Ideology has fallen badly out of fashion. In the study of political violence in particular, it is often pushed to the margins, and there is considerable scepticism over its importance. Yet violent political actors often devote substantial effort to shaping interpretations of their activities, and explanatory models that neglect ideology typically rely on a narrow understanding of the concept and leave important questions about its role unanswered. This thesis interrogates ideology’s role in political violence through a rich empirical study of the insurgency that operated in Russia’s North Caucasus between 2007 and 2015. It applies Social Movement Theory to unique datasets to understand how movement actors defined the conflicts they were engaged in and sought to persuade others to participate, and how internal and external contexts influenced these ideas. In doing so, it establishes the insurgency as ideologically shallow and weakly integrated, and argues that identity and pragmatism were more central to its ideological vision than specific grievances or goals. This thesis significantly advances our understanding of the insurgency and generates important insights into the role of ideology in political violence more broadly. At the same time, it contributes important methodological innovations to the study of clandestine social movements.
Click here to read this PhD thesis (open access).
Although violence has declined significantly in recent years, foreign fighters and ideologues continue to reference “jihad” in Chechnya and many Russian-speaking fighters in Syria have previous experience of the North Caucasus conflict. In this article, Dr Cerwyn Moore and Mark Youngman outline the evolution of those conflicts.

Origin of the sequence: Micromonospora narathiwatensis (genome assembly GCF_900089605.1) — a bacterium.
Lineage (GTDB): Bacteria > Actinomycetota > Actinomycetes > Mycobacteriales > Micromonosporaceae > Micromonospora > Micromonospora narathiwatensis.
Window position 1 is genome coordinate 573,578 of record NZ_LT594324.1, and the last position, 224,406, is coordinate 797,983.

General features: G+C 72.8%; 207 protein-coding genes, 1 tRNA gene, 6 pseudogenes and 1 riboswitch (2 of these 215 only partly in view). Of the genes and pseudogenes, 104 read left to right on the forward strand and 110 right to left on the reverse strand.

Click here to read the rest of the article for Radicalisation Research.
In October 2007, veteran Chechen field commander Dokka Umarov proclaimed the formation of the Caucasus Emirate (IK), formalizing the victory of the North Caucasus insurgency’s Islamist wing over its nationalist separatists. Despite the importance of this decision, however, the IK’s ideology and Umarov’s role in shaping it remain understudied. By analyzing Umarov’s statements throughout his lengthy tenure as leader, it is possible to identify three distinct phases to Umarov’s ideological positioning of the insurgency: nationalist-jihadist (June 2006-October 2007); Khattabist (October 2007-late 2010); and partially hybridized (late 2010-September 2013). Understanding these phases helps us gain a clear picture of the IK’s ideological transformation and the limits of its engagement with external actors, and suggests that weakness was a key factor driving that transformation. Continue reading “Broader, Vaguer, Weaker: The Evolving Ideology of the Caucasus Emirate Leadership”
In December 2014, several high-ranking field commanders from the Caucasus Emirate (Imarat Kavkaz, IK) pledged allegiance to the Islamic State (IS). Following the defection of many of the IK’s remaining commanders, IS in July 2015 established a formal branch, the Caucasus Wilayah (IS/CW), and is now the main insurgent grouping in the North Caucasus. This article argues that there are clear ideological differences in the positions adopted by the competing IK and IS/CW factions, but ideology is potentially more important in explaining the decisions of those leaders who remained loyal to the IK than those who defected – and the ideological divide was exacerbated by the communication difficulties facing groups.
Continue reading “Between Caucasus and Caliphate: Understanding the Splintering of the North Caucasus Insurgency”